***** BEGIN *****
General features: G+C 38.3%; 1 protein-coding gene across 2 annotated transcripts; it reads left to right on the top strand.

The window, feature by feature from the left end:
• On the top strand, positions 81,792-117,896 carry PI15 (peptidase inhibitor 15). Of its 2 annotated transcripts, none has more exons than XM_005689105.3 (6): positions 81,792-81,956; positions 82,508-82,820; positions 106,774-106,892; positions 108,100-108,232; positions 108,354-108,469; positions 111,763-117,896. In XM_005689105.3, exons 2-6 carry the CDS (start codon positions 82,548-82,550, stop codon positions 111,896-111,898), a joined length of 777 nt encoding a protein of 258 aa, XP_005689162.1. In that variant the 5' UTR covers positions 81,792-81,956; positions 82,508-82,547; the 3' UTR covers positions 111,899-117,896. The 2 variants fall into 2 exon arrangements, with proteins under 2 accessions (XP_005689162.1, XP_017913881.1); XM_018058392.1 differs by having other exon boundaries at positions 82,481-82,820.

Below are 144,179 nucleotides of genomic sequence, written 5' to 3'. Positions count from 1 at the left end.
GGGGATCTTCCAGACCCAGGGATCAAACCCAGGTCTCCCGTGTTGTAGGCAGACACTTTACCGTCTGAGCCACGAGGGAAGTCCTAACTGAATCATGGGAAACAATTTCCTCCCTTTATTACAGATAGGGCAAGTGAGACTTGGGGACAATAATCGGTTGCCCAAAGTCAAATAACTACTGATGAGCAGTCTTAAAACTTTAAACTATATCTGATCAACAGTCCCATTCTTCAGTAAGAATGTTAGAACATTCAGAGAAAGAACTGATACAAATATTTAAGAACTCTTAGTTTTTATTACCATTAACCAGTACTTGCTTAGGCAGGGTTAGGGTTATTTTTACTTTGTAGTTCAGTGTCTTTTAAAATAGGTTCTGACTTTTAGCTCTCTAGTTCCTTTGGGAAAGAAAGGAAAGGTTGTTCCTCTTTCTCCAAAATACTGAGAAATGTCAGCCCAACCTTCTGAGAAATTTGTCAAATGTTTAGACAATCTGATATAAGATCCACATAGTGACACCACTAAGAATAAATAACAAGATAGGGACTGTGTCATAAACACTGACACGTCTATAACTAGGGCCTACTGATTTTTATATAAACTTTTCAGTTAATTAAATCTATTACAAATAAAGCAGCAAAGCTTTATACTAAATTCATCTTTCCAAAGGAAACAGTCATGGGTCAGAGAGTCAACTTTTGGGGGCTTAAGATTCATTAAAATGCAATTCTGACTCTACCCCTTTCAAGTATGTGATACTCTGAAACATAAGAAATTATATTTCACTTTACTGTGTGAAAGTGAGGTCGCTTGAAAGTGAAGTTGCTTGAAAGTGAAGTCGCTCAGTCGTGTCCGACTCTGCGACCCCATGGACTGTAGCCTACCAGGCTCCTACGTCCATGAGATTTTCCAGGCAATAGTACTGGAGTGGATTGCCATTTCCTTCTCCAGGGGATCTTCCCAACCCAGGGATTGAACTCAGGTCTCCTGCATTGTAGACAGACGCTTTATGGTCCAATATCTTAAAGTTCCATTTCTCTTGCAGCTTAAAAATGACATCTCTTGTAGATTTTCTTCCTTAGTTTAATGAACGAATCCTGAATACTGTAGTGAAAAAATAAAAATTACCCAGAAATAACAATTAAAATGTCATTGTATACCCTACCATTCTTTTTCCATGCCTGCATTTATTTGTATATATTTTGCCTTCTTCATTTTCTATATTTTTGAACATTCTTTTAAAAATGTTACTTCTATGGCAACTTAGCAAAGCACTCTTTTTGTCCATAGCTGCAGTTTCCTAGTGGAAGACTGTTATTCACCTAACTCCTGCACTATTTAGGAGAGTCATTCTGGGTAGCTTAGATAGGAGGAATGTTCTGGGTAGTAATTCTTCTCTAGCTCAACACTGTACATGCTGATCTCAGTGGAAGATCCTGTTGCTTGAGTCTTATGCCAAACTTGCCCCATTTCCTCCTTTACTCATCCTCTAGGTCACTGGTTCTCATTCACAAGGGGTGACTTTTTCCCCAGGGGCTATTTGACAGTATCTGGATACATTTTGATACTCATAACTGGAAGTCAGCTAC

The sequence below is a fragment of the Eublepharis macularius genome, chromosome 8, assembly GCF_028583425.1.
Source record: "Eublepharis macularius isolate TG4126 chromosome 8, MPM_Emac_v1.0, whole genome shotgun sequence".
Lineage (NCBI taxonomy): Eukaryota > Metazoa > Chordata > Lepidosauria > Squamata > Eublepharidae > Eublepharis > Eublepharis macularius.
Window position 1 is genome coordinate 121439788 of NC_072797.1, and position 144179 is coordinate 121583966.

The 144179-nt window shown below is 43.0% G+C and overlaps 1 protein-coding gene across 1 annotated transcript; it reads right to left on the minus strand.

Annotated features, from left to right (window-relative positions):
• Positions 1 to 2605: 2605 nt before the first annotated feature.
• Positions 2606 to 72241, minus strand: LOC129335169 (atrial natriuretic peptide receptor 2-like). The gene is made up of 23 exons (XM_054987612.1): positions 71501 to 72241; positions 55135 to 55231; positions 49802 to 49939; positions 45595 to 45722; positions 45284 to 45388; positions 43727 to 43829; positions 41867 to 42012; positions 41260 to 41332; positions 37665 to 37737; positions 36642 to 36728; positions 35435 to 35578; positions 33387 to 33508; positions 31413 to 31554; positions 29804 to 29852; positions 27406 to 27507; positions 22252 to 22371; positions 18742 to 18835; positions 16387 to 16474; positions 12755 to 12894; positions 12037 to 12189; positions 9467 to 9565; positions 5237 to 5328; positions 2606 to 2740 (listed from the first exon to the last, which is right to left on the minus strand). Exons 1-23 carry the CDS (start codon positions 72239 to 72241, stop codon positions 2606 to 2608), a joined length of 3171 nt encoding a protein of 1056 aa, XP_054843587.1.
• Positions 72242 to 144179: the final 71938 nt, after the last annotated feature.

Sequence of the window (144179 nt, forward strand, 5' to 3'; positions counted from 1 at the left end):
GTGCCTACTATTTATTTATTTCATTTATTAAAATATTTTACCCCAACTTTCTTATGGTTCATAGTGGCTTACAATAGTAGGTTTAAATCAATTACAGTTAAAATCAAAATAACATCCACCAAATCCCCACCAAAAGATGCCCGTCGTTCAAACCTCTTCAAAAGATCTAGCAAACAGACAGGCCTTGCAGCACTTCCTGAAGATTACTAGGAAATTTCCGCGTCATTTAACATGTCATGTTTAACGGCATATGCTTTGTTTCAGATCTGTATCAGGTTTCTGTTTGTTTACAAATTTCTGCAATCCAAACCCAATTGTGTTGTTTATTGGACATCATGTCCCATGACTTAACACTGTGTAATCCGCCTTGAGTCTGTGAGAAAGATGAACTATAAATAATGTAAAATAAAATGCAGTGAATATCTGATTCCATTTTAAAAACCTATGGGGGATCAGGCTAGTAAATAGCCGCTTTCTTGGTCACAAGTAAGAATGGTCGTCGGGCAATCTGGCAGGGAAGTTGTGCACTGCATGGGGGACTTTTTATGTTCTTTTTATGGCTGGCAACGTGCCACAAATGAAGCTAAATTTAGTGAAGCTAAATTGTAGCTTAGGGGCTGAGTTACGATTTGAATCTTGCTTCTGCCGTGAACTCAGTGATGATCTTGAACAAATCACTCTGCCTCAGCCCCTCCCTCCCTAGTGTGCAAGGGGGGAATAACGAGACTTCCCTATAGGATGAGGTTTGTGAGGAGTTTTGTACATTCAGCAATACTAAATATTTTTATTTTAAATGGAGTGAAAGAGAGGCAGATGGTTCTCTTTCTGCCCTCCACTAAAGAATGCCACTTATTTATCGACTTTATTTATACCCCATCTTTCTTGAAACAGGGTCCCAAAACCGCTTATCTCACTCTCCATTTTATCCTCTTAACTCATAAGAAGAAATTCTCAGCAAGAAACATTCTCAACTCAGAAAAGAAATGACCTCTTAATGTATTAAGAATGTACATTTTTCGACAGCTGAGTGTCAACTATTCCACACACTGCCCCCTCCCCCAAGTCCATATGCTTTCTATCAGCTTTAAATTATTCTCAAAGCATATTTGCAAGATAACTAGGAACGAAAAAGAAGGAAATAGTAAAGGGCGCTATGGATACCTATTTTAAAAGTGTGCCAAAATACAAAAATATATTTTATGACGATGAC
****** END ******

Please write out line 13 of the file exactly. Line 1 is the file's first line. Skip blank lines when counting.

• Positions 2606 to 72241, minus strand: LOC129335169 (atrial natriuretic peptide receptor 2-like). The gene is made up of 23 exons (XM_054987612.1): positions 71501 to 72241; positions 55135 to 55231; positions 49802 to 49939; positions 45595 to 45722; positions 45284 to 45388; positions 43727 to 43829; positions 41867 to 42012; positions 41260 to 41332; positions 37665 to 37737; positions 36642 to 36728; positions 35435 to 35578; positions 33387 to 33508; positions 31413 to 31554; positions 29804 to 29852; positions 27406 to 27507; positions 22252 to 22371; positions 18742 to 18835; positions 16387 to 16474; positions 12755 to 12894; positions 12037 to 12189; positions 9467 to 9565; positions 5237 to 5328; positions 2606 to 2740 (listed from the first exon to the last, which is right to left on the minus strand). Exons 1-23 carry the CDS (start codon positions 72239 to 72241, stop codon positions 2606 to 2608), a joined length of 3171 nt encoding a protein of 1056 aa, XP_054843587.1.